Saturday evening, a day after he had set the cat among the pigeons by wading into Nobel Laureate VS Naipaul, I found myself seated next to Girish Karnad in the Tata Experimental Theatre.
Heads turned and whispers in the auditorium were audible when Karnad returned to the Literature Live! festival after his clangour that had had the literati and chatterati in furious debate, and the media in a tailspin.
If Karnad was basking in the glory of suddenly revived attention, he didn’t quite show it. There was more sangfroid than bravura in his demeanour. It seemed that between Friday and Saturday, the volcano had erupted and was now spent.
Or almost. When I asked him whether he had come prepared for this onslaught, Karnad’s shoulders squared up like a boxer entering the ring again. “I had waited 10 years for this,’’ he said triumphantly.
“I heard Naipaul say pretty much the things that are in the book at an event in London. I was outraged, but I was representing the government of India then and was constrained. This time I was prepared.’’
Like top-level sportspersons, top-notch writers too have an elephant’s memory and are known to bear grudges deeper than the Grand Canyon. Unlike sportspersons, however, they are not necessarily bound by a common objective – like playing in the same team for instance – and rapprochement can be difficult.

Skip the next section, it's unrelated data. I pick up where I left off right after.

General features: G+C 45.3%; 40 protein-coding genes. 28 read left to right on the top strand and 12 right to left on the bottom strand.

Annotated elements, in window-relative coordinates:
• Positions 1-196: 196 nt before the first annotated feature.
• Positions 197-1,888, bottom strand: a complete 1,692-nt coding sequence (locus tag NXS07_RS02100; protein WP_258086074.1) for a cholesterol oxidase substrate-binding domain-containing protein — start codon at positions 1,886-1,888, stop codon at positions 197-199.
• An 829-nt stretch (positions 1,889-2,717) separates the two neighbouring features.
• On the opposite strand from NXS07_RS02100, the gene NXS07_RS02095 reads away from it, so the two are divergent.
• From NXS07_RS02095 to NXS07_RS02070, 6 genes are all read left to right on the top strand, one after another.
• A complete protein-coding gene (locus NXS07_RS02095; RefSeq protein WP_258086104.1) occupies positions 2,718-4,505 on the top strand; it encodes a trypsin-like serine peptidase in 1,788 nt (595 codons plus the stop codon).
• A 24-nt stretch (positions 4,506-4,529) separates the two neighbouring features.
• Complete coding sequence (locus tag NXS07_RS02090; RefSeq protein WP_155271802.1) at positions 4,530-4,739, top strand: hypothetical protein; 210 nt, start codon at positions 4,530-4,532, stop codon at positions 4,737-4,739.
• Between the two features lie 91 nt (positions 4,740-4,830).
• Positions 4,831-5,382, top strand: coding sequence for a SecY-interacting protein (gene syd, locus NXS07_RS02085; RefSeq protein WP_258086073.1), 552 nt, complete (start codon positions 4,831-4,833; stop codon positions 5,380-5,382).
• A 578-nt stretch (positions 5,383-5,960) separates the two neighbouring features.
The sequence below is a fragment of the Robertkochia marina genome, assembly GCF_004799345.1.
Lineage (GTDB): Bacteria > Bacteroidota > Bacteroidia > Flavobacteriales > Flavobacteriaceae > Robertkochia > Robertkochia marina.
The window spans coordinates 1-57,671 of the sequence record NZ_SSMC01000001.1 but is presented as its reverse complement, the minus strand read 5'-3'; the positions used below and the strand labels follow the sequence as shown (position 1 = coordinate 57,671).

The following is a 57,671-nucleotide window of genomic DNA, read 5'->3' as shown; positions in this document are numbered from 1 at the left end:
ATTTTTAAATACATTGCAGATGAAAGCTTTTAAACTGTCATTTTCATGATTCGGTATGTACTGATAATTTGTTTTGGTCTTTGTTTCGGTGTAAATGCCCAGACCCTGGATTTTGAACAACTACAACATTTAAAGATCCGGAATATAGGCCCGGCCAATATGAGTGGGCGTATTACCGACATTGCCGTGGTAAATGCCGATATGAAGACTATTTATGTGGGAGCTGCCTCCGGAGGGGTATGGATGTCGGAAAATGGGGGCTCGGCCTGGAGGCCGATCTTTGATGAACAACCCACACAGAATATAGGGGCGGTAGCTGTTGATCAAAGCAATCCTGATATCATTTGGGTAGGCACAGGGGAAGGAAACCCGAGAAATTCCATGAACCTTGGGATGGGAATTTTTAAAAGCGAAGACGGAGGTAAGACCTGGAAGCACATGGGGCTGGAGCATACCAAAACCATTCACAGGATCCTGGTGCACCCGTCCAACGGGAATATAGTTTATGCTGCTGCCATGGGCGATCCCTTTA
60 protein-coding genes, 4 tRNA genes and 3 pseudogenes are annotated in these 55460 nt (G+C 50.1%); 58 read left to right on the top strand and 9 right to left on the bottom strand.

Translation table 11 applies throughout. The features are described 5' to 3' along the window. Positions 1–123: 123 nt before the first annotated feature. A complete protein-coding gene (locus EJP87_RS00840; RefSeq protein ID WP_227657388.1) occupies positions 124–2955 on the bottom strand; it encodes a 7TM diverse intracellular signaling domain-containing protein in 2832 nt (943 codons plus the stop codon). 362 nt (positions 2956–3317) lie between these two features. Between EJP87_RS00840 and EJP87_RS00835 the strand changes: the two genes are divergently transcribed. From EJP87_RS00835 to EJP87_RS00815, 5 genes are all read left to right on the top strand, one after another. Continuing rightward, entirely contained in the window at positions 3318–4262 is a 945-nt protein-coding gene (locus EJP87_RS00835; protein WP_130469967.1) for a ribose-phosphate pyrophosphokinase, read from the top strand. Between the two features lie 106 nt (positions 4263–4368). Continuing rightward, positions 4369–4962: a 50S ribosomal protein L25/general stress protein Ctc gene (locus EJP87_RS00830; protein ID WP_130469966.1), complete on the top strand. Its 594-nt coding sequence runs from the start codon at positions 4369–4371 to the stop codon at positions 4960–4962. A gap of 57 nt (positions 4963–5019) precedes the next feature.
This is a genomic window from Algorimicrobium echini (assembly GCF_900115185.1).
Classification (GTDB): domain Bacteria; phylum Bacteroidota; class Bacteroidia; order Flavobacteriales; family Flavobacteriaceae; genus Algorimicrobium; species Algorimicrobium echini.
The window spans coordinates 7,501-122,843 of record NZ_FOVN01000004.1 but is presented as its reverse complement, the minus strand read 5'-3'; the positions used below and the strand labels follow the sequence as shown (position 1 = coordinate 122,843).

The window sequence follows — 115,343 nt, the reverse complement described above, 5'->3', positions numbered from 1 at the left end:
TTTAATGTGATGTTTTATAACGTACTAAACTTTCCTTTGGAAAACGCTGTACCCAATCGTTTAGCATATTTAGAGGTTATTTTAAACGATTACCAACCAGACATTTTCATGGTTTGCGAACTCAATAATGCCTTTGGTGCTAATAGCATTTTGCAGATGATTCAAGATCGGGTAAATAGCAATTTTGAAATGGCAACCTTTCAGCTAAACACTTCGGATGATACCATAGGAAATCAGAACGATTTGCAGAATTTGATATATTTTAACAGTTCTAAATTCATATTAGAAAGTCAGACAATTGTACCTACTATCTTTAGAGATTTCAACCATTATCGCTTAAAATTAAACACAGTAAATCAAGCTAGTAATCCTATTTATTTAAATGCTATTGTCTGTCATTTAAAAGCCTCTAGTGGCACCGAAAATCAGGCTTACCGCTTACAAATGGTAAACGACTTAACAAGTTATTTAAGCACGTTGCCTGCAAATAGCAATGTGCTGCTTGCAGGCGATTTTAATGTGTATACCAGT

For instance, on Saturday night, I was at an event at the Taj Mahal hotel by a Swiss watch company to commemorate Sunil Gavaskar’s 34 Test centuries, where a key speaker – along with Yuvraj Singh and Amitabh Bachchan – was Kapil Dev.
The alleged ill-will between Gavaskar and Kapil in the 1980s (always denied by them) actually metamorphosed into a mutual admiration society fairly quickly which should – to put it in a current context – serve as an example to MS Dhoni and Virender Sehwag.
I dare say, though, there are greater chances of Sehwag and Dhoni chest-thumping each other in the near future than Karnad and Naipaul. Fights between writers usually end up being utterly, bitterly long-drawn.
For instance Paul Theroux and Naipaul, once best mates, were publicly at loggerheads for 15 long years before burying the feud last year. Sometimes the fight need not be long, but can be ugly. Norman Mailer has head-butted Gore Vidal and once threatened William Styron – who had said nasty things about his wife – to a street scrap.
Conflict arising out of body of work – as distinct from clash of personalities – is more subtle and nuanced, but no less acrimonious or longstanding. The crux in most such matters is quality of prose against validity of thought and/or argument. In this context, Naipaul’s misogyny and Islamophobia has been highlighted by many, albeit differently from Karnad’s public diatribe in Friday.
The best of these, perhaps, came from the late Mumbai poet and writer Nissim Ezekiel who debunked Area of Darkness in his review in the Journal of South Asian Literature (1976) with understated, but cutting finesse (http://tinyurl.com/c54okmm).
Karnad chose a more brazen approach, leaving the organisers flummoxed and fuming. It redounds to the credit of Anil Dharker, director of the Lit Fest, that he still allowed the playwright a session the next morning to talk about theatre, as he was originally meant to.
What this meant, of course, was that Karnad had his cake and ate it too. Who says creative people can't be clever opportunists?